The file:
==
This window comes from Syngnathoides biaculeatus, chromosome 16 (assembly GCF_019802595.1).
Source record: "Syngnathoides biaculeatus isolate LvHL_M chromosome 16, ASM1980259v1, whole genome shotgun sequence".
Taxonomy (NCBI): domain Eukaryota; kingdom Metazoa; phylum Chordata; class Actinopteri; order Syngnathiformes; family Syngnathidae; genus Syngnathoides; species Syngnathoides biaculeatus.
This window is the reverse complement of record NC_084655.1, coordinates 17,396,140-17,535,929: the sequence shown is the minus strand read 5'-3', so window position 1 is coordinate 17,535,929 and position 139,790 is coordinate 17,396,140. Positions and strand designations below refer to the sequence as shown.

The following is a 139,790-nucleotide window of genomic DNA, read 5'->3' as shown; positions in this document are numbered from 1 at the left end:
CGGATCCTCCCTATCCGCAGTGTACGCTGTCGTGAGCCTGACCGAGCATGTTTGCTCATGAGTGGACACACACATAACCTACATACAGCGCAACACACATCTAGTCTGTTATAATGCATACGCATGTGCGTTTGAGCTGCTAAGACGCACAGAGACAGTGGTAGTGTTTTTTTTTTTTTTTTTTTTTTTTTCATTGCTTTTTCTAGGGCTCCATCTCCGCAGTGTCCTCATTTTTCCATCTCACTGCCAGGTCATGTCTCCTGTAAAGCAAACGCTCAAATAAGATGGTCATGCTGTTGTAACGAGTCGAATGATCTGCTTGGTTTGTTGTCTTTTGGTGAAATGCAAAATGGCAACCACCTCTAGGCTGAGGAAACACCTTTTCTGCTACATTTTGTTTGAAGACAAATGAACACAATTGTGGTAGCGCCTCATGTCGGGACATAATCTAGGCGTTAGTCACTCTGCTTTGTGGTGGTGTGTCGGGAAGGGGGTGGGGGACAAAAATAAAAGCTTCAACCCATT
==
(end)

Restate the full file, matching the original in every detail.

This window comes from Syngnathoides biaculeatus, chromosome 16 (assembly GCF_019802595.1).
Source record: "Syngnathoides biaculeatus isolate LvHL_M chromosome 16, ASM1980259v1, whole genome shotgun sequence".
Taxonomy (NCBI): domain Eukaryota; kingdom Metazoa; phylum Chordata; class Actinopteri; order Syngnathiformes; family Syngnathidae; genus Syngnathoides; species Syngnathoides biaculeatus.
This window is the reverse complement of record NC_084655.1, coordinates 17,396,140-17,535,929: the sequence shown is the minus strand read 5'-3', so window position 1 is coordinate 17,535,929 and position 139,790 is coordinate 17,396,140. Positions and strand designations below refer to the sequence as shown.

The following is a 139,790-nucleotide window of genomic DNA, read 5'->3' as shown; positions in this document are numbered from 1 at the left end:
CGGATCCTCCCTATCCGCAGTGTACGCTGTCGTGAGCCTGACCGAGCATGTTTGCTCATGAGTGGACACACACATAACCTACATACAGCGCAACACACATCTAGTCTGTTATAATGCATACGCATGTGCGTTTGAGCTGCTAAGACGCACAGAGACAGTGGTAGTGTTTTTTTTTTTTTTTTTTTTTTTTTCATTGCTTTTTCTAGGGCTCCATCTCCGCAGTGTCCTCATTTTTCCATCTCACTGCCAGGTCATGTCTCCTGTAAAGCAAACGCTCAAATAAGATGGTCATGCTGTTGTAACGAGTCGAATGATCTGCTTGGTTTGTTGTCTTTTGGTGAAATGCAAAATGGCAACCACCTCTAGGCTGAGGAAACACCTTTTCTGCTACATTTTGTTTGAAGACAAATGAACACAATTGTGGTAGCGCCTCATGTCGGGACATAATCTAGGCGTTAGTCACTCTGCTTTGTGGTGGTGTGTCGGGAAGGGGGTGGGGGACAAAAATAAAAGCTTCAACCCATT